- The enzyme glyceraldehyde 3-phosphate dehydrogenase transforms the glyceraldehyde 3-phosphate into 1,3-bisphosphoglycerate (phosphoglyceraldehyde dehydrogenase).
- The H- from glyceraldehydes 3-phosphate reduces NAD+ to coenzyme NADH in this mechanism.
- One mole of glucose is converted into two moles of glyceraldehyde 3-phosphate, which results in the production of two NADH.
Step 7- Transfer of phosphate from 1, 3-diphosphoglycerate to ADP
- This procedure is where glycolysis produces ATP.
- Phosphoglycerate kinase transfers the phosphate group from 1, 3-bisphosphoglycerate to ADP in this process, resulting in the production of ATP and 3-phosphoglycerate.
- Two ATPs are produced in this phase because one mole of glucose yields two moles of 1, 3-bisphosphoglycerate.
Step 8- Isomerization of 3-phosphoglycerate
- By moving the phosphoryl group from C3 to C2, the enzyme phosphoglycerate mutase transforms the 3-phosphoglycerate into 2-phosphoglycerate.
- This is an isomerization process that is reversible.
Step 9- Dehydration 2-phosphoglycerate
- Enolase (phosphopyruvate hydratase) converts phosphoenolpyruvate to 2-phosphoglycerate, which is then dehydrated.
- Two moles of water are lost in this process, which is likewise irreversible.
Step 10- Transfer of phosphate from phosphoenolpyruvate
- This is the second phase of glycolysis when energy is produced.
- The enzyme pyruvate kinase changes phosphoenolpyruvate into an enol form of pyruvate.
- However, the enol pyruvate quickly undergoes an unenzymatic rearrangement to produce the keto form of pyruvate (i.e. ketopyruvate). At pH 7.0, the keto form prevails.
- In order to create ATP, the enzyme catalyses the transfer of a phosphoryl group from phosphoenolpyruvate to ADP.
Result of Glycolysis
The following things happen as a consequence of glycolysis as a whole:
- Oxidation converts glucose to pyruvate.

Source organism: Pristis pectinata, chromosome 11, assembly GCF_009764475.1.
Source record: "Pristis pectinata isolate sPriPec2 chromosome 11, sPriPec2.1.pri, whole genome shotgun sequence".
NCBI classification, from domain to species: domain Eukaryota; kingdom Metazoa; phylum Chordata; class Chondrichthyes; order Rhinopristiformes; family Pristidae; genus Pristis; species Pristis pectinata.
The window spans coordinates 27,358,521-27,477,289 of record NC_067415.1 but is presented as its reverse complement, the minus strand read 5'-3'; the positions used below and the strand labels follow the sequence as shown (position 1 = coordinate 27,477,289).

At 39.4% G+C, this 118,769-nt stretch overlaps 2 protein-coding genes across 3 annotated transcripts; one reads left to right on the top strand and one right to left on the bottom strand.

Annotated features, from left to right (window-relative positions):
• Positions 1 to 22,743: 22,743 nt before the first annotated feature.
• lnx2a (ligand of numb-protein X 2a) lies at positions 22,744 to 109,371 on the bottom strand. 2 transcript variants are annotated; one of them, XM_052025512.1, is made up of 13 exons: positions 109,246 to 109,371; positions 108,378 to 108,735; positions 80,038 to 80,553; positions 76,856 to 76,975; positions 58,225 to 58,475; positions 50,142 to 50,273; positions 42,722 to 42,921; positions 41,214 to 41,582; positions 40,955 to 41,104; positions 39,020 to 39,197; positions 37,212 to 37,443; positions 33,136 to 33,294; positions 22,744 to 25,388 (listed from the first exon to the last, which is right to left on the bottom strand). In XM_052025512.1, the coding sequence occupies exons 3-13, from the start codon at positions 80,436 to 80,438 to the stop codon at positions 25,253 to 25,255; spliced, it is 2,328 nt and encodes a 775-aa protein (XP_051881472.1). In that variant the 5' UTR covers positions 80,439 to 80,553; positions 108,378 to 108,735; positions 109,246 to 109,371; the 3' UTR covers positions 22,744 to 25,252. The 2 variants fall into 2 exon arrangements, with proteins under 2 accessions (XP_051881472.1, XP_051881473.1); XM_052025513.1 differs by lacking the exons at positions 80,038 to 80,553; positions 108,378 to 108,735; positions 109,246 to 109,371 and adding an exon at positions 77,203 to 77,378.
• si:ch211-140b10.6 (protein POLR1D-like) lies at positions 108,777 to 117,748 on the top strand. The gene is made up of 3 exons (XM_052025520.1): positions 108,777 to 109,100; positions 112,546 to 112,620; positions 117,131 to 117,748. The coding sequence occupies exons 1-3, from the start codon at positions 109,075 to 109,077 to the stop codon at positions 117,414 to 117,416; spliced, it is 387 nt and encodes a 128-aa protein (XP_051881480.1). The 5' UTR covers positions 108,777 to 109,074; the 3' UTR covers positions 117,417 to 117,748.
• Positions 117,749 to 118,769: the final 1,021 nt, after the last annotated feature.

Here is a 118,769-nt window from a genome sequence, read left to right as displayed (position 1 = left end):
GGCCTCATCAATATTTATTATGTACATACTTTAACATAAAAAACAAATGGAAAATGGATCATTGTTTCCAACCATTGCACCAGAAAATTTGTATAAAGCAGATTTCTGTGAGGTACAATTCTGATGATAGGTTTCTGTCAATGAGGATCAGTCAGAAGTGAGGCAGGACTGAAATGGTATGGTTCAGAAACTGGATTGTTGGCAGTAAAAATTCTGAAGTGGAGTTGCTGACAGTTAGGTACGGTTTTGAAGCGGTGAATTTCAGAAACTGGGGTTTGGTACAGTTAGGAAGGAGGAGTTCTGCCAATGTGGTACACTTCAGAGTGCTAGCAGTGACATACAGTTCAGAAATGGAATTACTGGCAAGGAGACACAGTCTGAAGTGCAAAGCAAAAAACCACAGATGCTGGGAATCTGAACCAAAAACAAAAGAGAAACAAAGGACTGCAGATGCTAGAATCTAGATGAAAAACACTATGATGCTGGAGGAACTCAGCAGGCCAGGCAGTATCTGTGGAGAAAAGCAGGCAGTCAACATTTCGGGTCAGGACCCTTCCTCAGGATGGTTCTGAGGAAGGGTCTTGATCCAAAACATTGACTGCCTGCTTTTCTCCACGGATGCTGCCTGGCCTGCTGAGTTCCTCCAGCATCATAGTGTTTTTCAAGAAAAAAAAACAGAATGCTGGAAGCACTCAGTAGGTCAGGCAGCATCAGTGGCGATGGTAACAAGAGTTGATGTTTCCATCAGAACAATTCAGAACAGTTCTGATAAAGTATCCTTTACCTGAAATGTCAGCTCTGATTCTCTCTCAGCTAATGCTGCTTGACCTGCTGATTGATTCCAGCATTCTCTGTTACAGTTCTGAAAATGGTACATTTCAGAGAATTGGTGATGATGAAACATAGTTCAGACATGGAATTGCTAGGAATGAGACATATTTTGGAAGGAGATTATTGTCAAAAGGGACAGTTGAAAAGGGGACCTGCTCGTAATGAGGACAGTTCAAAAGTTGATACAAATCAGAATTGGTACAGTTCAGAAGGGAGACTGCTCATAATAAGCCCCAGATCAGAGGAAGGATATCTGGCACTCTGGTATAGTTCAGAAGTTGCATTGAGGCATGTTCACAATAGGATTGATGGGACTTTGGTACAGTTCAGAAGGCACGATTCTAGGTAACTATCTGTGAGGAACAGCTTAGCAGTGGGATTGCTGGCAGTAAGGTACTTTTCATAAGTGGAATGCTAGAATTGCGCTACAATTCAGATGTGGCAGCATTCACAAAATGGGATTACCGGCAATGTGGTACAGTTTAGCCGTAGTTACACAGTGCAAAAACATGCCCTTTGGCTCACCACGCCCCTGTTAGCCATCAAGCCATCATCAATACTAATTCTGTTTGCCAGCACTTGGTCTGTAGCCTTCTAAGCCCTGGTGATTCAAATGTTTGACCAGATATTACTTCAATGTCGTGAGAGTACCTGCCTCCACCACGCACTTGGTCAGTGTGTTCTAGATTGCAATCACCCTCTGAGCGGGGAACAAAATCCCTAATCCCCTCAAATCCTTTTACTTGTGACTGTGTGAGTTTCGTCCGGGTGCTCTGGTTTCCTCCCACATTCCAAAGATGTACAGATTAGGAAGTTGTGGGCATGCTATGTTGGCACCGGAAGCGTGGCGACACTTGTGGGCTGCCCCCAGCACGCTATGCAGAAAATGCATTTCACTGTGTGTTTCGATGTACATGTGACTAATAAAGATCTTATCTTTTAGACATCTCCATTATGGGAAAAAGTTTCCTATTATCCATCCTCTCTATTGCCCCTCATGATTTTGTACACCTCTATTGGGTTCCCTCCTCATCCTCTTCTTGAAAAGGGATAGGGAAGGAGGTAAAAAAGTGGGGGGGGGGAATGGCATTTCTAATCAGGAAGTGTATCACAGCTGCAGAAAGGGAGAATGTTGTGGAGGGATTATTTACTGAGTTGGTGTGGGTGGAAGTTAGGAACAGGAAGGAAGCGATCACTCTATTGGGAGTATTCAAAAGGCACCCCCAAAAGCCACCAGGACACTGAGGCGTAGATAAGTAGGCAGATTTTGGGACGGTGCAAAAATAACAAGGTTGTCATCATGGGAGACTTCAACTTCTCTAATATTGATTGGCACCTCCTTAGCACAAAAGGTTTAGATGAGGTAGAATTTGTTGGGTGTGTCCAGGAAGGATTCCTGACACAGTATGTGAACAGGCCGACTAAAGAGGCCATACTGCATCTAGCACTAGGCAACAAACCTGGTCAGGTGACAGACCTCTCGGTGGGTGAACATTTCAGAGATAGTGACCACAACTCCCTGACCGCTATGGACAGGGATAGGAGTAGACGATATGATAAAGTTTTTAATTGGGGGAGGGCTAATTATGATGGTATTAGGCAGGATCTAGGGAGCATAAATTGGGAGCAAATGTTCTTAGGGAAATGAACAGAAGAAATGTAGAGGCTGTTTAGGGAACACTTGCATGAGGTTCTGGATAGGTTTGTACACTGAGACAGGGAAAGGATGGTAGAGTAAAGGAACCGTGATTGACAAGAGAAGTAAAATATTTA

- NAD+ is reduced to NADH.
- ATP is created by phosphorylating ADP.
Fates of Pyruvate
The pyruvate travels one of the following three crucial pathways, depending on the organism and the metabolic circumstances:
Oxidation of pyruvate
- The pyruvate is subsequently transported to the mitochondria in aerobic species, where it is oxidised into the acetyl group of acetyl-coenzyme A. (acetyl Co-A).
- One mole of CO2 is released during this process.
- After entering the citric acid cycle, the acetyl CoA is totally oxidised into CO2 and water.
- This route is the one that plants and aerobic creatures use to get energy.
Lactic acid fermentation
- The pyruvate cannot be oxidised when there is insufficient oxygen present, such as in the skeletal muscle cells.
- Anaerobic glycolysis converts the pyruvate to lactate under these circumstances.
- Other anaerobic organisms also produce lactate from glucose via the process of lactic acid fermentation.
- Brewer’s yeast is one microorganism that anaerobically transforms the pyruvate it produces from glucose into ethanol and CO2.
- Given that it is seen in low oxygen environments, this is thought to be the oldest known type of glucose metabolism.
Glycolysis Frequently Asked Questions (FAQs)
What is aerobic glycolysis?
When there is enough oxygen present, the process of aerobic glycolysis involves the oxidation of glucose into pyruvate, which is then followed by the oxidation of pyruvate into CO2 and H2O.
What is anaerobic glycolysis?
Anaerobic glycolysis is the process that converts pyruvate into lactate and reoxidizes NADH into NAD+ when there is insufficient oxygen present.
Where does glycolysis occur?
The cytosol of the extramitochondrial portion of the cell is where glycolysis takes place.
What are the products of glycolysis?
Two moles of pyruvate, four moles of ATPs (a net gain of two ATPs), and one mole of NADH are the end products of glycolysis.
How many NADH are produced by glycolysis?
Glycolysis results in two moles of NADH being generated.
How many ATPs are formed in glycolysis?
In total, glycolysis produces four moles of ATPs. Two ATPs are used up during the glycolysis’s first stages, hence there is only a net gain of 2 ATPs.
What are the functions of glycolysis?
The production of ATP-based energy is the main goal of glycolysis. The pyruvate that is produced by glycolysis is also further oxidised to make additional ATPs.